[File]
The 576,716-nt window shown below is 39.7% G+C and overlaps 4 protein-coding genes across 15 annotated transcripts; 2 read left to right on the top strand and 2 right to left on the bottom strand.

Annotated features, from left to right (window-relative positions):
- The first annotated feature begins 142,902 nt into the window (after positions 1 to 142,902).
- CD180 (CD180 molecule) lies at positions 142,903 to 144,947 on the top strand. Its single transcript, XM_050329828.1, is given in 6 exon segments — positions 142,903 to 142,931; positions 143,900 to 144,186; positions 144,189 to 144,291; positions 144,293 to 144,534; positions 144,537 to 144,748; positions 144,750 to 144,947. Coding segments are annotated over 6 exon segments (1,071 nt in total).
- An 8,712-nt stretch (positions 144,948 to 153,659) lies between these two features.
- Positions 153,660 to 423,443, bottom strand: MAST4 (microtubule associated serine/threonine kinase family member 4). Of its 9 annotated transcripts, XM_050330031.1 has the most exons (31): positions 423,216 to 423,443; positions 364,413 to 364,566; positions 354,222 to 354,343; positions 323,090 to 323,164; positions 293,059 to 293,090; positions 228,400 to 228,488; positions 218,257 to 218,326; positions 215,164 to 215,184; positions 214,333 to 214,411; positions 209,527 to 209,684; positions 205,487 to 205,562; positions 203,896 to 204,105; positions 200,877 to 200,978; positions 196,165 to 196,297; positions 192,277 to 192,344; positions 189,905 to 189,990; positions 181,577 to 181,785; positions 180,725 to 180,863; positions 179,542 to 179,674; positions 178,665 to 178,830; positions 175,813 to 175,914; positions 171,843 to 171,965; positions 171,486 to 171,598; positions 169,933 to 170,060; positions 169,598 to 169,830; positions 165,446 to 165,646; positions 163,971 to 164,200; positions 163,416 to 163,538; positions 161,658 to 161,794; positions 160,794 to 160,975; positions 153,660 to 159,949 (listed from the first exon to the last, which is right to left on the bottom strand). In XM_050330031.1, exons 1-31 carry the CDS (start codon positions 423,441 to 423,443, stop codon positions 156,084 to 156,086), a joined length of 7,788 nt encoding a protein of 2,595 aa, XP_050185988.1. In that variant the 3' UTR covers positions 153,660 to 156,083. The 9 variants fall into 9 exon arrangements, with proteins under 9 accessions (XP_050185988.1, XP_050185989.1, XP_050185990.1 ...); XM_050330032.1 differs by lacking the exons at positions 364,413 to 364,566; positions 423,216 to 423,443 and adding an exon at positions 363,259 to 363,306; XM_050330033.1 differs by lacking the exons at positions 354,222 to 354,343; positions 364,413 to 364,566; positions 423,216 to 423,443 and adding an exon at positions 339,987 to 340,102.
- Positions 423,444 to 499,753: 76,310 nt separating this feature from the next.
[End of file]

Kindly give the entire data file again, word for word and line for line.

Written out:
The 576,716-nt window shown below is 39.7% G+C and overlaps 4 protein-coding genes across 15 annotated transcripts; 2 read left to right on the top strand and 2 right to left on the bottom strand.

Annotated features, from left to right (window-relative positions):
- The first annotated feature begins 142,902 nt into the window (after positions 1 to 142,902).
- CD180 (CD180 molecule) lies at positions 142,903 to 144,947 on the top strand. Its single transcript, XM_050329828.1, is given in 6 exon segments — positions 142,903 to 142,931; positions 143,900 to 144,186; positions 144,189 to 144,291; positions 144,293 to 144,534; positions 144,537 to 144,748; positions 144,750 to 144,947. Coding segments are annotated over 6 exon segments (1,071 nt in total).
- An 8,712-nt stretch (positions 144,948 to 153,659) lies between these two features.
- Positions 153,660 to 423,443, bottom strand: MAST4 (microtubule associated serine/threonine kinase family member 4). Of its 9 annotated transcripts, XM_050330031.1 has the most exons (31): positions 423,216 to 423,443; positions 364,413 to 364,566; positions 354,222 to 354,343; positions 323,090 to 323,164; positions 293,059 to 293,090; positions 228,400 to 228,488; positions 218,257 to 218,326; positions 215,164 to 215,184; positions 214,333 to 214,411; positions 209,527 to 209,684; positions 205,487 to 205,562; positions 203,896 to 204,105; positions 200,877 to 200,978; positions 196,165 to 196,297; positions 192,277 to 192,344; positions 189,905 to 189,990; positions 181,577 to 181,785; positions 180,725 to 180,863; positions 179,542 to 179,674; positions 178,665 to 178,830; positions 175,813 to 175,914; positions 171,843 to 171,965; positions 171,486 to 171,598; positions 169,933 to 170,060; positions 169,598 to 169,830; positions 165,446 to 165,646; positions 163,971 to 164,200; positions 163,416 to 163,538; positions 161,658 to 161,794; positions 160,794 to 160,975; positions 153,660 to 159,949 (listed from the first exon to the last, which is right to left on the bottom strand). In XM_050330031.1, exons 1-31 carry the CDS (start codon positions 423,441 to 423,443, stop codon positions 156,084 to 156,086), a joined length of 7,788 nt encoding a protein of 2,595 aa, XP_050185988.1. In that variant the 3' UTR covers positions 153,660 to 156,083. The 9 variants fall into 9 exon arrangements, with proteins under 9 accessions (XP_050185988.1, XP_050185989.1, XP_050185990.1 ...); XM_050330032.1 differs by lacking the exons at positions 364,413 to 364,566; positions 423,216 to 423,443 and adding an exon at positions 363,259 to 363,306; XM_050330033.1 differs by lacking the exons at positions 354,222 to 354,343; positions 364,413 to 364,566; positions 423,216 to 423,443 and adding an exon at positions 339,987 to 340,102.
- Positions 423,444 to 499,753: 76,310 nt separating this feature from the next.